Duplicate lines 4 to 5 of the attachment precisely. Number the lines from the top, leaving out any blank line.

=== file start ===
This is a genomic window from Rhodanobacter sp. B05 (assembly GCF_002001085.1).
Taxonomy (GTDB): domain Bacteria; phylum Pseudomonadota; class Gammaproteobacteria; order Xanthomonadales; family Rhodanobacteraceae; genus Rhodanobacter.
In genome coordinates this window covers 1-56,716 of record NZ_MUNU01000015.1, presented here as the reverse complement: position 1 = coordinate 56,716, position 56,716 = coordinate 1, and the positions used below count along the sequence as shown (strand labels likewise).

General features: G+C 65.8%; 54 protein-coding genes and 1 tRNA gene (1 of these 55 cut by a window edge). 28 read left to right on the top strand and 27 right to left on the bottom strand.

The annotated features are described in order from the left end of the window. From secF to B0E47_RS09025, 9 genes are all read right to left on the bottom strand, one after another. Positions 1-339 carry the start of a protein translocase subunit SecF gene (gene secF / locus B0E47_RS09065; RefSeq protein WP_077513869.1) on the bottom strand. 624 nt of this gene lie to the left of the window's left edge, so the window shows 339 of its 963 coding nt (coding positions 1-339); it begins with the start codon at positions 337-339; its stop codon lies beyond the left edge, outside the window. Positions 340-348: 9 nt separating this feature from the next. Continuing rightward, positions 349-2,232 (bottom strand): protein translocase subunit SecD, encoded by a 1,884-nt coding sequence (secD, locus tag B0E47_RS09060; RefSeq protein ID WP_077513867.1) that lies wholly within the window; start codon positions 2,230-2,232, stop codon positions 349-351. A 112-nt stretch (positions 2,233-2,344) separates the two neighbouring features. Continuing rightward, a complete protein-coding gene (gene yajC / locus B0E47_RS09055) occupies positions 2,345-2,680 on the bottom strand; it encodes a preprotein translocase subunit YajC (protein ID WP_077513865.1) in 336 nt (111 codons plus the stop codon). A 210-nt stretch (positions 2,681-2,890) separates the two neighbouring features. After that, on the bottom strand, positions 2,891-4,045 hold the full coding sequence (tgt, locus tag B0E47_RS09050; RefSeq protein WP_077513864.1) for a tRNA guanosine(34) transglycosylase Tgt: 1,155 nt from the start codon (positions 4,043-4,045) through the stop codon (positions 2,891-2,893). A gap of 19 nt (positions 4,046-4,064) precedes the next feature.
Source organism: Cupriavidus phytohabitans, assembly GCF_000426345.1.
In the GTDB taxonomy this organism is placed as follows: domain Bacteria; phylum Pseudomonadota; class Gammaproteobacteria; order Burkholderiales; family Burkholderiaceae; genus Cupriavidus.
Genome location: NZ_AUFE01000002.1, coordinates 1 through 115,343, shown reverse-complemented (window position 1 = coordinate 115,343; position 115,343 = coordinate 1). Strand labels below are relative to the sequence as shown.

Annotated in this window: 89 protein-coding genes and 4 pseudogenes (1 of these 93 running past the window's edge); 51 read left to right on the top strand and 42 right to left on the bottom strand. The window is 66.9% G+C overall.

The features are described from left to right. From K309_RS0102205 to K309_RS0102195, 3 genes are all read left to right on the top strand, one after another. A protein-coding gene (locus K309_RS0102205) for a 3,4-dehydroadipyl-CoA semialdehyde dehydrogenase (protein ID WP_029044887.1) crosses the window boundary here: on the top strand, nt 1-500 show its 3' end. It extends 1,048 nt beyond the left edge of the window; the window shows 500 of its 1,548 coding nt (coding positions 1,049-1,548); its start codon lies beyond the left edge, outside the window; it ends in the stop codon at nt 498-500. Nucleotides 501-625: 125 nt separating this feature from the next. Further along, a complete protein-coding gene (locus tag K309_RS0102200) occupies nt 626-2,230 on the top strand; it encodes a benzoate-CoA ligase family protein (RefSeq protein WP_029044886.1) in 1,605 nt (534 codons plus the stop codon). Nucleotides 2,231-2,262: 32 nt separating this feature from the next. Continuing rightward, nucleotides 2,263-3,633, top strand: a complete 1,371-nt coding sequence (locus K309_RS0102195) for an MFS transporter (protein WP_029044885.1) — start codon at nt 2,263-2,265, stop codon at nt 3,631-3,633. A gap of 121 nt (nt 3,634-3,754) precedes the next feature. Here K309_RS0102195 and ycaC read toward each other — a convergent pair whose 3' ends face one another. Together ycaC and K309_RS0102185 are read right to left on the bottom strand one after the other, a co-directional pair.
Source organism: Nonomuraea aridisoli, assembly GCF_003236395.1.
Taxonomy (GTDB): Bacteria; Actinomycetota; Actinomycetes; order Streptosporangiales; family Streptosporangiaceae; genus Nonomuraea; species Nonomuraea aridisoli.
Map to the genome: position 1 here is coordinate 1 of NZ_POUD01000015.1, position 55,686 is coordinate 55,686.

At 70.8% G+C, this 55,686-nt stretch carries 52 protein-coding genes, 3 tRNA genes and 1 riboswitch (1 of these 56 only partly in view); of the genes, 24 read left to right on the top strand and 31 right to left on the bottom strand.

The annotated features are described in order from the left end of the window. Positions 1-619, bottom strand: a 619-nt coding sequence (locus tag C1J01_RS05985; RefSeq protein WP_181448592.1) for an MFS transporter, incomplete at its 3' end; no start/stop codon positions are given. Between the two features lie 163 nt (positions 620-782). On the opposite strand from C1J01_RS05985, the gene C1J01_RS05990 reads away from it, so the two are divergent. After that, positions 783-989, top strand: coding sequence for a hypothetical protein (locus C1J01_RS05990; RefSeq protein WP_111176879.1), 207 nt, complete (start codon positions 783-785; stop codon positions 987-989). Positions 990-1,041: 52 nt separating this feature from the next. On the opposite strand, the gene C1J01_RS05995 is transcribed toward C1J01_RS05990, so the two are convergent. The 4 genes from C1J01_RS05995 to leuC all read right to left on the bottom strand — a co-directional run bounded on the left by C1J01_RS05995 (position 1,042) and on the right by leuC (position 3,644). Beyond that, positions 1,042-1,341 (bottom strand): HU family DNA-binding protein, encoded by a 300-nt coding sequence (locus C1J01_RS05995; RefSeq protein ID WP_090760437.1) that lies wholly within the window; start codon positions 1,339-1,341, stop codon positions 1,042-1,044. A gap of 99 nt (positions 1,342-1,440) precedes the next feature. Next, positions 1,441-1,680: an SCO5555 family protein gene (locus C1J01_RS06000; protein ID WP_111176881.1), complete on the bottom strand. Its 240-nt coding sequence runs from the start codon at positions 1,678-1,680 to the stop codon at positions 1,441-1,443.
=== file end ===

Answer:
General features: G+C 65.8%; 54 protein-coding genes and 1 tRNA gene (1 of these 55 cut by a window edge). 28 read left to right on the top strand and 27 right to left on the bottom strand.

The annotated features are described in order from the left end of the window. From secF to B0E47_RS09025, 9 genes are all read right to left on the bottom strand, one after another. Positions 1-339 carry the start of a protein translocase subunit SecF gene (gene secF / locus B0E47_RS09065; RefSeq protein WP_077513869.1) on the bottom strand. 624 nt of this gene lie to the left of the window's left edge, so the window shows 339 of its 963 coding nt (coding positions 1-339); it begins with the start codon at positions 337-339; its stop codon lies beyond the left edge, outside the window. Positions 340-348: 9 nt separating this feature from the next. Continuing rightward, positions 349-2,232 (bottom strand): protein translocase subunit SecD, encoded by a 1,884-nt coding sequence (secD, locus tag B0E47_RS09060; RefSeq protein ID WP_077513867.1) that lies wholly within the window; start codon positions 2,230-2,232, stop codon positions 349-351. A 112-nt stretch (positions 2,233-2,344) separates the two neighbouring features. Continuing rightward, a complete protein-coding gene (gene yajC / locus B0E47_RS09055) occupies positions 2,345-2,680 on the bottom strand; it encodes a preprotein translocase subunit YajC (protein ID WP_077513865.1) in 336 nt (111 codons plus the stop codon). A 210-nt stretch (positions 2,681-2,890) separates the two neighbouring features. After that, on the bottom strand, positions 2,891-4,045 hold the full coding sequence (tgt, locus tag B0E47_RS09050; RefSeq protein WP_077513864.1) for a tRNA guanosine(34) transglycosylase Tgt: 1,155 nt from the start codon (positions 4,043-4,045) through the stop codon (positions 2,891-2,893). A gap of 19 nt (positions 4,046-4,064) precedes the next feature.